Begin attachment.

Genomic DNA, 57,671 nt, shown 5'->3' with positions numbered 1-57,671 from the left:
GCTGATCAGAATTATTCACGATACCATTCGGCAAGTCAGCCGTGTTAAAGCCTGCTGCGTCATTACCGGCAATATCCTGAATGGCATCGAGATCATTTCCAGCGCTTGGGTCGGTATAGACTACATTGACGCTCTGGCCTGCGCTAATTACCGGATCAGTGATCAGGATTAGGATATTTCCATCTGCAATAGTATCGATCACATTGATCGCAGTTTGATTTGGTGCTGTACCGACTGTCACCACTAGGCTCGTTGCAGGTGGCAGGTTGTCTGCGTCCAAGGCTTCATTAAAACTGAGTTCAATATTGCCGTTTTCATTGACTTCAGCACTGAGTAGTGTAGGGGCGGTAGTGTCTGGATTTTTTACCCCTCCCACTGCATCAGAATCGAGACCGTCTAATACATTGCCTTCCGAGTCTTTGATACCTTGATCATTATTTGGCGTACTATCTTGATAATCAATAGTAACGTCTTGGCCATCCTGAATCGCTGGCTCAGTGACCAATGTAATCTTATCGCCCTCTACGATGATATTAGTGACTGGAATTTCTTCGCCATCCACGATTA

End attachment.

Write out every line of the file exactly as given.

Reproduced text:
Genomic DNA, 57,671 nt, shown 5'->3' with positions numbered 1-57,671 from the left:
GCTGATCAGAATTATTCACGATACCATTCGGCAAGTCAGCCGTGTTAAAGCCTGCTGCGTCATTACCGGCAATATCCTGAATGGCATCGAGATCATTTCCAGCGCTTGGGTCGGTATAGACTACATTGACGCTCTGGCCTGCGCTAATTACCGGATCAGTGATCAGGATTAGGATATTTCCATCTGCAATAGTATCGATCACATTGATCGCAGTTTGATTTGGTGCTGTACCGACTGTCACCACTAGGCTCGTTGCAGGTGGCAGGTTGTCTGCGTCCAAGGCTTCATTAAAACTGAGTTCAATATTGCCGTTTTCATTGACTTCAGCACTGAGTAGTGTAGGGGCGGTAGTGTCTGGATTTTTTACCCCTCCCACTGCATCAGAATCGAGACCGTCTAATACATTGCCTTCCGAGTCTTTGATACCTTGATCATTATTTGGCGTACTATCTTGATAATCAATAGTAACGTCTTGGCCATCCTGAATCGCTGGCTCAGTGACCAATGTAATCTTATCGCCCTCTACGATGATATTAGTGACTGGAATTTCTTCGCCATCCACGATTA